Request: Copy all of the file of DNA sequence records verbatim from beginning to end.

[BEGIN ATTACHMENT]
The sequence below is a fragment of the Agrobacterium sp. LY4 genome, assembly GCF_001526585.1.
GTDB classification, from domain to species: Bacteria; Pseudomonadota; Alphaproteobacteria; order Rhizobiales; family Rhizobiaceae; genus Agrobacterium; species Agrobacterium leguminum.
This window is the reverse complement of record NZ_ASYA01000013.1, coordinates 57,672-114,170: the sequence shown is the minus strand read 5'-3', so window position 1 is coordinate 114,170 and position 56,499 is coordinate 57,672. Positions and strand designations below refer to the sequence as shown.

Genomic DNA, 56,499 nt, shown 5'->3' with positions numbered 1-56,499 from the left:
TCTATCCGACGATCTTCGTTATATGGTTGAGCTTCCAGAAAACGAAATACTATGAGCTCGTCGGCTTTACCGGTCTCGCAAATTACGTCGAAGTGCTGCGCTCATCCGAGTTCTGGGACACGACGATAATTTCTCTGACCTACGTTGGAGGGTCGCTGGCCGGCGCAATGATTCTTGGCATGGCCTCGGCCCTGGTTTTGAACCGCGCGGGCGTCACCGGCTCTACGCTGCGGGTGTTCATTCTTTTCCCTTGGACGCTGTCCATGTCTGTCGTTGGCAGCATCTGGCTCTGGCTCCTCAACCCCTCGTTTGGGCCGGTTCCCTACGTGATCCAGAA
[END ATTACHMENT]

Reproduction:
The sequence below is a fragment of the Agrobacterium sp. LY4 genome, assembly GCF_001526585.1.
GTDB classification, from domain to species: Bacteria; Pseudomonadota; Alphaproteobacteria; order Rhizobiales; family Rhizobiaceae; genus Agrobacterium; species Agrobacterium leguminum.
This window is the reverse complement of record NZ_ASYA01000013.1, coordinates 57,672-114,170: the sequence shown is the minus strand read 5'-3', so window position 1 is coordinate 114,170 and position 56,499 is coordinate 57,672. Positions and strand designations below refer to the sequence as shown.

Genomic DNA, 56,499 nt, shown 5'->3' with positions numbered 1-56,499 from the left:
TCTATCCGACGATCTTCGTTATATGGTTGAGCTTCCAGAAAACGAAATACTATGAGCTCGTCGGCTTTACCGGTCTCGCAAATTACGTCGAAGTGCTGCGCTCATCCGAGTTCTGGGACACGACGATAATTTCTCTGACCTACGTTGGAGGGTCGCTGGCCGGCGCAATGATTCTTGGCATGGCCTCGGCCCTGGTTTTGAACCGCGCGGGCGTCACCGGCTCTACGCTGCGGGTGTTCATTCTTTTCCCTTGGACGCTGTCCATGTCTGTCGTTGGCAGCATCTGGCTCTGGCTCCTCAACCCCTCGTTTGGGCCGGTTCCCTACGTGATCCAGAA